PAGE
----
My Lords, I congratulate the committee on this excellent report and welcome the opportunity to debate it. I am honoured to follow the speeches given by noble Lords.
British and European security have been intertwined for centuries. There has hardly been a single major European event, from the Congress of Vienna to the two World Wars, the Cold War and the Balkan wars, in which Britain has not played a major role. In modern history Britain has had more of its interests served and protected on the European continent than anywhere else in the world. What distinguished Britain from other European countries is that it had the fortune and the judgment to be on the right side of that history. When some were exploring unholy alliances, accepting Anschluss and carving up the lands of their neighbours, Britain stood firm, and now, as Britain’s fundamental future relationship with the EU is debated, and whatever emerges as our country’s stance on this issue, British engagement is essential for the future security of Europe.
That is why, regardless of the form of our withdrawal from the EU, I believe we must seek the strongest possible security relationship with our continental partners and allies, in particular and whenever possible through NATO. We may no longer share a common security and defence policy, but we will certainly share common interests, from counterterrorism to the rise of China, Russia’s aggressive actions in Europe and in cyberspace. I therefore welcome the Select Committee’s report and, in particular, its call for the Foreign Office to develop detailed proposals for future security and defence co-operation with the EU and for the United Kingdom to be more ambitious.
Many trends frame this discussion, and there are two on which I shall focus. The first is the slow but steady corrosion of democratic institutions in some parts of Europe as a result of Russian interference, particularly in the former Soviet satellite states that are now members of the EU and NATO. This comes at the same time as a populist surge in parts of the EU calling into question certain fundamental democratic values.
The second issue of concern is the sore wound on the outskirts of the EU represented by the western Balkans, Europe’s most volatile and vulnerable region. We hoped we had seen the end of Balkan nationalism and secessionism, but today there are open discussions about the redrawing of borders and so-called population swaps. There is rearmament in Serbia on a scale unprecedented since the 1990s. Last week’s May victory military parade in Serbia featured not only the latest tanks, rockets, planes and helicopters but the participation of a recently released convicted war criminal and Russian paramilitaries.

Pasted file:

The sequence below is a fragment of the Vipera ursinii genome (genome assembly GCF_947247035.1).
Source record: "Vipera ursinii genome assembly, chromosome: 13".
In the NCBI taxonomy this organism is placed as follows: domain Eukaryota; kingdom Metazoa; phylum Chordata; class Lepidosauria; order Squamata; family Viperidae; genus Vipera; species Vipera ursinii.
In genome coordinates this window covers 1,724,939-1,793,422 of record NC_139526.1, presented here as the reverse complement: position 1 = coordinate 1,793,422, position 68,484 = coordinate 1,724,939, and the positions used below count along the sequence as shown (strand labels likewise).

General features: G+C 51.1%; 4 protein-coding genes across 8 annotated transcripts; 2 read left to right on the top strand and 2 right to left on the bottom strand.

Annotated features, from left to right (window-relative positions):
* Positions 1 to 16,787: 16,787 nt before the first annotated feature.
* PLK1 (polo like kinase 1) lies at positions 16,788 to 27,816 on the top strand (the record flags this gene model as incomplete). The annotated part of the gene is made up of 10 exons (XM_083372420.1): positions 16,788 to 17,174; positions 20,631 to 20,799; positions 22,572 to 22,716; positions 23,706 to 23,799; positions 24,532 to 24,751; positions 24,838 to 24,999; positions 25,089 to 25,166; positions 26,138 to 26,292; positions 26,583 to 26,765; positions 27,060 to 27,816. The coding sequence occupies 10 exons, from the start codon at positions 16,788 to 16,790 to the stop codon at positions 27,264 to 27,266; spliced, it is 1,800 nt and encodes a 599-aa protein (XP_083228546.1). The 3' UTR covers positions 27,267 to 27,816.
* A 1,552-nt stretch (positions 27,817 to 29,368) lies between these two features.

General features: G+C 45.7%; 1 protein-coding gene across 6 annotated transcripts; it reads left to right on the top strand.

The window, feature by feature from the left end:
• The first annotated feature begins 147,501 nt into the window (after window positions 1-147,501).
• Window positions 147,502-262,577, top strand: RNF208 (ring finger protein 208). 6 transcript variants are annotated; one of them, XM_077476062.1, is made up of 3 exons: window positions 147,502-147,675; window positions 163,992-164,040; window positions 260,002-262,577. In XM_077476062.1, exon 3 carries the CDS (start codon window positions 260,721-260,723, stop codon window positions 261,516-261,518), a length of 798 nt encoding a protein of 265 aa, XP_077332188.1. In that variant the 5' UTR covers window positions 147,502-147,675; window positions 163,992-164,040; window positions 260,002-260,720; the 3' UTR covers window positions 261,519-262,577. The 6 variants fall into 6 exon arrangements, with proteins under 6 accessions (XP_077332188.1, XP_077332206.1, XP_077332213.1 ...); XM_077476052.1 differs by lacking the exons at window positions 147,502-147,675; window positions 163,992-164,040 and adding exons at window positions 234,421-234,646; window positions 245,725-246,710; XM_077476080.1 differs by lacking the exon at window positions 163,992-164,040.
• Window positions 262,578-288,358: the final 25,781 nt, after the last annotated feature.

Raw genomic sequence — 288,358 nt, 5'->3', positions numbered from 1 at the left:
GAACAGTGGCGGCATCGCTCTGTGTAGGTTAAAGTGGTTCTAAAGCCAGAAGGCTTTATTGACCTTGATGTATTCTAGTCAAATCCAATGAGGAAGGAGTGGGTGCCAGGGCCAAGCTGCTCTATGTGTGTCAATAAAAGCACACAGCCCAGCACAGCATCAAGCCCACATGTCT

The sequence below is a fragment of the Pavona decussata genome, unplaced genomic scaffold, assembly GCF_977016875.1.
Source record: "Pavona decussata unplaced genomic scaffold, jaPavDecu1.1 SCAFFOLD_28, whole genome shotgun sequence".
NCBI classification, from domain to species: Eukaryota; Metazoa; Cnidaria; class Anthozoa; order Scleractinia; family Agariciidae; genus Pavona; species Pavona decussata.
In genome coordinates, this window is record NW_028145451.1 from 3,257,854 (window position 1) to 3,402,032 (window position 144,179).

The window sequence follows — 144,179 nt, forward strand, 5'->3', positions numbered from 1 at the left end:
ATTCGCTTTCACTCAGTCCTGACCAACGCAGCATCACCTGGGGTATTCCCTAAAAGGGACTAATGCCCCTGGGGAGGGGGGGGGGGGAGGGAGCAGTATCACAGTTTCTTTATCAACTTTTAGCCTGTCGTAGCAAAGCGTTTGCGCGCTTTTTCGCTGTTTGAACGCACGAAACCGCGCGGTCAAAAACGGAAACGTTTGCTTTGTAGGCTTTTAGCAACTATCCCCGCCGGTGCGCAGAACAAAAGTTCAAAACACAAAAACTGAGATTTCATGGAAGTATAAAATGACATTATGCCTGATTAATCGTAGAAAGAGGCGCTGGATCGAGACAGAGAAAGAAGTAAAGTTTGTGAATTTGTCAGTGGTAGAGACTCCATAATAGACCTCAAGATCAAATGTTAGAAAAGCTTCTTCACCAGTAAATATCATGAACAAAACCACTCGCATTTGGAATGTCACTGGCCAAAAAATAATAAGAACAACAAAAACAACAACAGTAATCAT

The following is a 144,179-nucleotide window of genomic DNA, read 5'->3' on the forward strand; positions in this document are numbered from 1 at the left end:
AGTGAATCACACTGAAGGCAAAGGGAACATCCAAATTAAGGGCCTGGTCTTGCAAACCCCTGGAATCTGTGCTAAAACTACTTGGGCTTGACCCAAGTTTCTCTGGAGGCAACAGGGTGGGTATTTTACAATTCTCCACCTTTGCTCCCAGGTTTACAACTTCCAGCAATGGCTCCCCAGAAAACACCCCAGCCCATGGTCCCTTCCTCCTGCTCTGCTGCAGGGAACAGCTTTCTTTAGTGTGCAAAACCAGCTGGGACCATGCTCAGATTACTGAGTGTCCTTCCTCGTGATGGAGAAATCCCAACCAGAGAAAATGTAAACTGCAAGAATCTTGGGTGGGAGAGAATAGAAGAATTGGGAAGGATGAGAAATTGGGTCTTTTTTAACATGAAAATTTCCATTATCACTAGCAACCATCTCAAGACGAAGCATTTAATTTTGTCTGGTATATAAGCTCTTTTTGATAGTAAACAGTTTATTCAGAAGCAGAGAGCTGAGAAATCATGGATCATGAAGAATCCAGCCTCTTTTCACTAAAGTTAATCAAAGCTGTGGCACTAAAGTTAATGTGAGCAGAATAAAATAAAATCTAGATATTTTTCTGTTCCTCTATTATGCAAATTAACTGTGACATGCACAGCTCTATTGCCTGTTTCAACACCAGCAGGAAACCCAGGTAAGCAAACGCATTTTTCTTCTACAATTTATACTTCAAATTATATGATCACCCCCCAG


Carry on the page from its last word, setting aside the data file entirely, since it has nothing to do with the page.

In neighbouring Bosnia, the smaller entity of RS is recruiting its own paramilitaries, militarising the police and deepening security links with the Kremlin. The argument that we have heard in recent years, including from our own Foreign Office, that this is all simply rhetoric and political posturing no longer holds any water, if it ever did. It is a stark illustration of what is at stake when we consider the future of UK-EU defence and security co-operation. I therefore welcome the Government’s undertaking that the UK’s foreign policy priorities in this area will not change significantly on leaving European Union. I hope this will be matched by continued leadership.
The committee concluded that there is a lack of clarity over how we will work with our EU allies in the post-Brexit era. I hope the Minister will be able to reassure us that the Government are looking into all options available to us. In particular, I hope they are studying the model presented by EU-NATO co-operation in the Berlin Plus arrangements. As we know, the EU-led military Operation Althea in Bosnia and Herzegovina is a case in point. The operation was set up under the Berlin Plus arrangements agreed in 2003. It has been a separable but not separate European capability under the NATO umbrella. NATO’s deputy supreme allied commander, currently a UK four-star general, is the operational commander. He is answerable solely to the EU for this function, but his actual military capacity flows from NATO. Under the Berlin Plus arrangements, the EU may request NATO to make its assets and capabilities available to the EU for an EU-led and directed operation, if needed. I suggest that this model, which has been somewhat neglected and sidelined in recent years, would offer a better standard of co-operation than that available through third-party status.
The committee’s report also offers a stark warning about the potential consequences of leaving the EU without a deal. Can the Minister shed some light on what the position of UK personnel serving on EU missions would be in that eventuality, how many personnel would be likely to be affected, and what arrangements are being put in place now to try to prevent such a disruptive scenario? I fully recognise that it is the Government’s intention to pass the withdrawal agreement and leave the EU on an agreed basis, but have the Government had any indication that European partners would step in to fill any breach created by a no-deal scenario?
Of all the precious things we care about, nothing is as precious or as important as peace. Whatever happens over the coming months, I hope we will be conscious of the importance of security and defence co-operation with the European Union as an aspect of our national security; that we will leave nothing to chance and will clarify now the basis on which that co-operation can continue; and that, whatever our views on Brexit, we will be concerned about the prospect of the loss of any UK influence in this area and work determinedly to prevent that worst-case scenario.